Previous studies showed that patients with NTM bronchiectasis, including those with cystic fibrosis, had a lower rate of chronic P. aeruginosa infection compared with non-NTM infection [15, 16]. MAC and other pathogenic microorganisms, especially P. aeruginosa, interact with each other and culture results may reflect the dominant pathogenic species at that time. Therefore, we speculate that the negative MAC culture in the co-infection group may not only be due to the effect of MAC treatment but also due to the suppression of MAC culture by other potentially infectious pathogenic microorganisms that became dominant.
In this study, subjective symptoms were more severe in the co-infection group at baseline. Specifically, high sputum score at baseline was an independent risk factor for co-infection. According to Kamata et al., co-infection with P. aeruginosa worsened subjective symptoms in patients with pulmonary MAC . Previous reports showed that P. aeruginosa colonization was an independent predictor of hospital admission in bronchiectasis . But in our study, the rate of baseline co-infection showed no significant difference between the co-infection and MAC alone groups. We surmised that the presence of trace amounts of other bacteria undetectable by conventional culture in the co-infection group at baseline was the cause of the severe subjective symptoms, and that the bacteria may have become apparently detectable with MAC treatment.
Several risk factors for developing co-infection in patients with MAC have been reported. This study showed that bronchiectasis score was significantly higher in the co-infection group than the MAC alone group. However, cavitary lesion score and the frequency of concomitant emphysema did not differ between the two groups. In addition, 7 out of 12 patients had P. aeruginosa co-infection and none had Aspergillus co-infection. In the Fujita study, of the 124 patients with co-infection, 18 and 35 patients had aspergillus and P. aeruginosa infection, respectively. Risk factors for co-infection were reported to be COPD and M. intracellulare infection . Patients with M. intracellulare infection were more likely to have fibro-cavitary disease than those with M. avium infection  and cavitary lesions have been reported to be a risk factor for complications of chronic pulmonary aspergillus infection in pulmonary MAC . In contrast, the Kamata study included 19 patients with MAC and P. aeruginosa exclusively. The severity of bronchiectasis, but not cavitary lesions, was associated with P. aeruginosa co-infection. The disparity in risk factors for co-infection in these studies may be due to the presence or absence of Aspergillus. A previous study showed that severity of bronchiectasis was significantly associated with the presence of chronic P. aeruginosa infection in patients with non-cystic fibrosis bronchiectasis . We speculate that patients with cavitary lesions are more likely to have co-infection with Aspergillus, whereas those with severe bronchiectasis were more likely to be infected with certain types of bacteria including P. aeruginosa.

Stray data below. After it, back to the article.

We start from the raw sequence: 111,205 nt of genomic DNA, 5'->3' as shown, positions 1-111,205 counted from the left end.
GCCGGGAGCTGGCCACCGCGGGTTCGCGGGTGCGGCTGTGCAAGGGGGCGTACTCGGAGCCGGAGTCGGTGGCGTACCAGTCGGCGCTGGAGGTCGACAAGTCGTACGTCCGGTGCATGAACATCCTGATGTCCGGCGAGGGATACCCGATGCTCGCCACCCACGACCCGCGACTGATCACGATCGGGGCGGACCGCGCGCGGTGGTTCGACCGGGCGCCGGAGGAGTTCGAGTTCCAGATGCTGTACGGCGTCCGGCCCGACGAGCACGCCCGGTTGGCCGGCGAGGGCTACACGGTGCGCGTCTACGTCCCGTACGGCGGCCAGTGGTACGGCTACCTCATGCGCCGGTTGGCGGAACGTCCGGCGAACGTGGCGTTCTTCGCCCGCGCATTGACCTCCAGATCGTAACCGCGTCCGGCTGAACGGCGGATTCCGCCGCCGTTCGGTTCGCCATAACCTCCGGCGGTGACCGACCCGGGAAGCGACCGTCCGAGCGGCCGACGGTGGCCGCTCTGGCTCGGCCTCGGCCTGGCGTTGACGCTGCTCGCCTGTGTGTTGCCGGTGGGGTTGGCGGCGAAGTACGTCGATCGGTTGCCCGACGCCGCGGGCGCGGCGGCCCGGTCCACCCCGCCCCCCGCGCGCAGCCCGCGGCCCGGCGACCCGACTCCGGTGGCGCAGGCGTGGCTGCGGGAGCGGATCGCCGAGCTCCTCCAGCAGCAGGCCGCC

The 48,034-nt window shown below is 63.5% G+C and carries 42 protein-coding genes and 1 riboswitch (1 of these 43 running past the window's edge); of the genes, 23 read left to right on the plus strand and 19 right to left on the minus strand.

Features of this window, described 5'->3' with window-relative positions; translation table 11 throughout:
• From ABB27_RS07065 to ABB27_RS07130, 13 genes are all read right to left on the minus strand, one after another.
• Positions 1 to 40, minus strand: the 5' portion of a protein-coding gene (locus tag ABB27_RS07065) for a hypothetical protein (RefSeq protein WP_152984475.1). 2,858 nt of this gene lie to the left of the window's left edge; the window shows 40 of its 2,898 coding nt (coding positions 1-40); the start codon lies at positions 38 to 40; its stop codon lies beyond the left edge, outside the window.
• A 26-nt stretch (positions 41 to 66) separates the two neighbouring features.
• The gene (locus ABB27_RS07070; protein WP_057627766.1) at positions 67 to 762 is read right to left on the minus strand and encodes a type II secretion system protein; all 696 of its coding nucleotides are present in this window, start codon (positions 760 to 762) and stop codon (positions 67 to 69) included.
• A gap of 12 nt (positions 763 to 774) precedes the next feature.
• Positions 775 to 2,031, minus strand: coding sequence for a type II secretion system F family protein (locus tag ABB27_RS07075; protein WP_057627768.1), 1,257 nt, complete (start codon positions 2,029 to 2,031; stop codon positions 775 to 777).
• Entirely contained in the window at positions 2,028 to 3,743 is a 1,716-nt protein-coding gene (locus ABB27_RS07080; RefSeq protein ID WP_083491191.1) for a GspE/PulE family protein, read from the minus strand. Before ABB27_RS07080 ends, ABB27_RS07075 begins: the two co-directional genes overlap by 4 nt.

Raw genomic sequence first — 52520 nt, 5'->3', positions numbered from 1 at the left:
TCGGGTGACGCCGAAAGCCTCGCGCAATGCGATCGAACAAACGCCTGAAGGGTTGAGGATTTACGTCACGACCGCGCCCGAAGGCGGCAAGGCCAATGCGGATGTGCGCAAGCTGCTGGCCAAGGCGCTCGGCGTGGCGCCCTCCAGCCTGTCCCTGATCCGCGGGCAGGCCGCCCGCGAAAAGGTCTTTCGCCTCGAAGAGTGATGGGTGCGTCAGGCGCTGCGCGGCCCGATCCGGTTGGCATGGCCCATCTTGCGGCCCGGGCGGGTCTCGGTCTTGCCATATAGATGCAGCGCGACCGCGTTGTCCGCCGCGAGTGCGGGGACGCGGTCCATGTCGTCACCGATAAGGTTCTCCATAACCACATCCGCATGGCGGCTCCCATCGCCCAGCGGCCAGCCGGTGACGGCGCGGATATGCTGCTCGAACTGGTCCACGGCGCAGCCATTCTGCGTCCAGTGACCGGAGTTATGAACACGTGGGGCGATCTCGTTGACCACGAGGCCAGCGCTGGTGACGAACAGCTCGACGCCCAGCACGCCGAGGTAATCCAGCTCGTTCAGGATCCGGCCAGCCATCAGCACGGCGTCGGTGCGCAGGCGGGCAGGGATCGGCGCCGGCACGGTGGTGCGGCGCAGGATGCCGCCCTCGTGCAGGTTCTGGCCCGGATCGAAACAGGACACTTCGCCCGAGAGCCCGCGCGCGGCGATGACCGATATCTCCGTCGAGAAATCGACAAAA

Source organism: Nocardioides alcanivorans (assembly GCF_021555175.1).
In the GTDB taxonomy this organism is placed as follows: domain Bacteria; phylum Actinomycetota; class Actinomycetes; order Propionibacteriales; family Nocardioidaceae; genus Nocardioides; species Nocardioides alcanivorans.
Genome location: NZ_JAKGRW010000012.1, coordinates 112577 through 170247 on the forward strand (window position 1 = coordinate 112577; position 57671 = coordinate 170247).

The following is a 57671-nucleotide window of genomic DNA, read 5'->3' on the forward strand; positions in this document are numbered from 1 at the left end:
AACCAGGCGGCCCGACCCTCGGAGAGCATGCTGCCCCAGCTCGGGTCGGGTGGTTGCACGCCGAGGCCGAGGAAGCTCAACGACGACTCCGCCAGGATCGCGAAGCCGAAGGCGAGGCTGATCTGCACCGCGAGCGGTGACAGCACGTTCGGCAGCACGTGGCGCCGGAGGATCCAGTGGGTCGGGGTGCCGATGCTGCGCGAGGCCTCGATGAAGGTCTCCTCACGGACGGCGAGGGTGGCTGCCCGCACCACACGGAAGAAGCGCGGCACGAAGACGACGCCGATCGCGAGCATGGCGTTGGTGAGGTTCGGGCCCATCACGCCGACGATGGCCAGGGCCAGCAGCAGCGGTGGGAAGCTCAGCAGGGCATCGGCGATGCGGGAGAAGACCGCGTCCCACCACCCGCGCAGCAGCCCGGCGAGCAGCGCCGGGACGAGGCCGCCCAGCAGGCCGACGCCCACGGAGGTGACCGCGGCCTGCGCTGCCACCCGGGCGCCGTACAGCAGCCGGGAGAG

These findings notwithstanding, this study had several limitations that should be mentioned. Firstly, it was a single-center study in a small number of patients. Thus, the findings may not be generalizable to a larger, more diverse population. Secondly, some patients were excluded from this study due to missing sputum examination and chest CT evaluations. These excluded patients might have had infections from a different type of pathogen. Thirdly, the potential presence of indigenous oral bacterial populations cannot be ruled out, and so this may not accurately reflect the status of the lower airway flora because not all patients underwent bronchoscopy.